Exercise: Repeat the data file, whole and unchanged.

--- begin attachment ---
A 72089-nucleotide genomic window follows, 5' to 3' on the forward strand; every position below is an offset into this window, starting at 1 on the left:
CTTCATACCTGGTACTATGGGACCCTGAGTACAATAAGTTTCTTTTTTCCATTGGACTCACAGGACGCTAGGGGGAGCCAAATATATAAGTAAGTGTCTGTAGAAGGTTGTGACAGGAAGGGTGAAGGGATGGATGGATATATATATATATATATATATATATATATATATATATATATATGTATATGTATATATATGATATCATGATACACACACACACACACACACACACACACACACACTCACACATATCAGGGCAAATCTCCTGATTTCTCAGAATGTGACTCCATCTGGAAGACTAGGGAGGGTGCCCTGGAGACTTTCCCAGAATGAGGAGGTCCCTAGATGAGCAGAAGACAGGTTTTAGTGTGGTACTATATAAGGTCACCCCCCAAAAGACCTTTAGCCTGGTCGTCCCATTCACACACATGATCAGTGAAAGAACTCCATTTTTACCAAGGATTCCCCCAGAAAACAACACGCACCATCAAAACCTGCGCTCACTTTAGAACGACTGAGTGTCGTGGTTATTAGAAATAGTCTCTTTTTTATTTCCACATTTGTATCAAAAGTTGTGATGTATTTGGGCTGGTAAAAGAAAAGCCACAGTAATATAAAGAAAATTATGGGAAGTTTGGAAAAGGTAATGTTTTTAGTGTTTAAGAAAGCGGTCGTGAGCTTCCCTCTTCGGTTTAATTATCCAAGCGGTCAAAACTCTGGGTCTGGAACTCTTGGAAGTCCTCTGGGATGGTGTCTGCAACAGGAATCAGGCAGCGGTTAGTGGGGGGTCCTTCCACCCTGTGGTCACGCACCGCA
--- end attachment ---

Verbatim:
A 72089-nucleotide genomic window follows, 5' to 3' on the forward strand; every position below is an offset into this window, starting at 1 on the left:
CTTCATACCTGGTACTATGGGACCCTGAGTACAATAAGTTTCTTTTTTCCATTGGACTCACAGGACGCTAGGGGGAGCCAAATATATAAGTAAGTGTCTGTAGAAGGTTGTGACAGGAAGGGTGAAGGGATGGATGGATATATATATATATATATATATATATATATATATATATATATATGTATATGTATATATATGATATCATGATACACACACACACACACACACACACACACACACACTCACACATATCAGGGCAAATCTCCTGATTTCTCAGAATGTGACTCCATCTGGAAGACTAGGGAGGGTGCCCTGGAGACTTTCCCAGAATGAGGAGGTCCCTAGATGAGCAGAAGACAGGTTTTAGTGTGGTACTATATAAGGTCACCCCCCAAAAGACCTTTAGCCTGGTCGTCCCATTCACACACATGATCAGTGAAAGAACTCCATTTTTACCAAGGATTCCCCCAGAAAACAACACGCACCATCAAAACCTGCGCTCACTTTAGAACGACTGAGTGTCGTGGTTATTAGAAATAGTCTCTTTTTTATTTCCACATTTGTATCAAAAGTTGTGATGTATTTGGGCTGGTAAAAGAAAAGCCACAGTAATATAAAGAAAATTATGGGAAGTTTGGAAAAGGTAATGTTTTTAGTGTTTAAGAAAGCGGTCGTGAGCTTCCCTCTTCGGTTTAATTATCCAAGCGGTCAAAACTCTGGGTCTGGAACTCTTGGAAGTCCTCTGGGATGGTGTCTGCAACAGGAATCAGGCAGCGGTTAGTGGGGGGTCCTTCCACCCTGTGGTCACGCACCGCA